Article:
I hasten to add that I haven’t done the test the old-fashioned way which I keep meaning to do when I fill it up. I will do that in time but are you able to offer an explanation in the meantime.

While on this car, the headlights have always been very poor on high beam and this is particularly so while country driving without street lighting.

John K

A: Do the pump-to-pump test to get the numbers right, as none of the dashboard readouts are totally accurate. Fill to the first click only, and try to alway do it with the same pump at the same station at the same time of day for the right results. The official fuel number for the Grandeur is 10.8 litres/100 kilometres, but that’s a ‘combined’ figure and you’re probably battling traffic, which will be worse since Covid restrictions have been lifted and more people hit the road. It could be a case of engine wear, as the car is pretty old, but best to do proper research and maybe get a compression test at the next service. On the lighting front, lots of older cars are dreadful after dark but a globe update should improve things.

Q: My 65-year-old sister has worn out her 2010 Mitsubishi Lancer.

We have short-listed three cars to replace it: Honda HR-V, Skoda Kamiq and Volkswagen Golf.

Price is not important and she does mostly country driving, so would love to know your thoughts.

Greg D

A: The Golf is a fantastic car and would be the first pick from your list, particularly for refined and safe country road, unless she needs easier access in which case the Kamiq is the one at the moment. There is a new HR-V coming but it’s not here yet.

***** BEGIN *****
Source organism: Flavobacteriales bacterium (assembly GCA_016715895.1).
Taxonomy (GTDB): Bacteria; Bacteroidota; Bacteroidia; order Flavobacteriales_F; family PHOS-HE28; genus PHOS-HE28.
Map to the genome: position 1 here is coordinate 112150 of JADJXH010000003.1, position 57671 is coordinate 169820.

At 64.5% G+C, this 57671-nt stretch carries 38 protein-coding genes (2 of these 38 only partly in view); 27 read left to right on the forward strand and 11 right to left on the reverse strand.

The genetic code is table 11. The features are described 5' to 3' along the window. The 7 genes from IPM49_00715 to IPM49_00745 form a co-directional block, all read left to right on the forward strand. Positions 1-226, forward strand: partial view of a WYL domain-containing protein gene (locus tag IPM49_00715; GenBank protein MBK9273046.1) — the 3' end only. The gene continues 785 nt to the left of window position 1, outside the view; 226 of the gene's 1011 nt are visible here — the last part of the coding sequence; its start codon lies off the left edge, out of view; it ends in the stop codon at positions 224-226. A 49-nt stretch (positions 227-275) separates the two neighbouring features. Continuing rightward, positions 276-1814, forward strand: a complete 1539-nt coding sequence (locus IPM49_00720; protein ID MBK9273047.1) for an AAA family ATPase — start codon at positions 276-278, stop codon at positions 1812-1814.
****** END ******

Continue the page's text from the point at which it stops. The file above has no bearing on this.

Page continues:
Q: I own a 2005 Mazda6 2005 and, to cut a long story short, the paint is peeling on the whole roof and boot.

I have been quoted $1500 and over $2000 to get it resprayed, so should I do that or start looking for a second-hand car?

If I end up buying a used car I’m thinking of another Mazda, either the 3 or 6 models from 2015 onwards, in white.

What model do you recommend?


A: You’ll be over-spending on the old-timer and likely need an update on everything from safety to fuel economy. You should get much better value in the Mazda6, since people are moving away from mid-sized cars and the smaller Mazda3 has been a big hit with lots of young people looking for a first car.

Q: My Toyota Corolla 2006 hatchback was recently written-off and I would appreciate your advice on a replacement car.

I had been thinking of getting a new car but as there was nothing wrong with the Corolla so I kept driving it.
I was considering another Corolla or Skoda, but should I get a new or used hatch or a small SUV, as I am 67.

Jutta K

A: If you’re doing the same driving, and don’t have problems with access, another hatchback will be fine. It will also be cheaper than an SUV and far less likely to be on back-order. Skoda is highly recommended and good value with good back-up in Australia. If you buy a Corolla you’re paying more just for the Toyota badge, as well as a car that’s a lot bigger than your 2006 model, when the Fabia will likely be fine for your needs.

If you have a question for the Car Doctor, send an email to [email protected]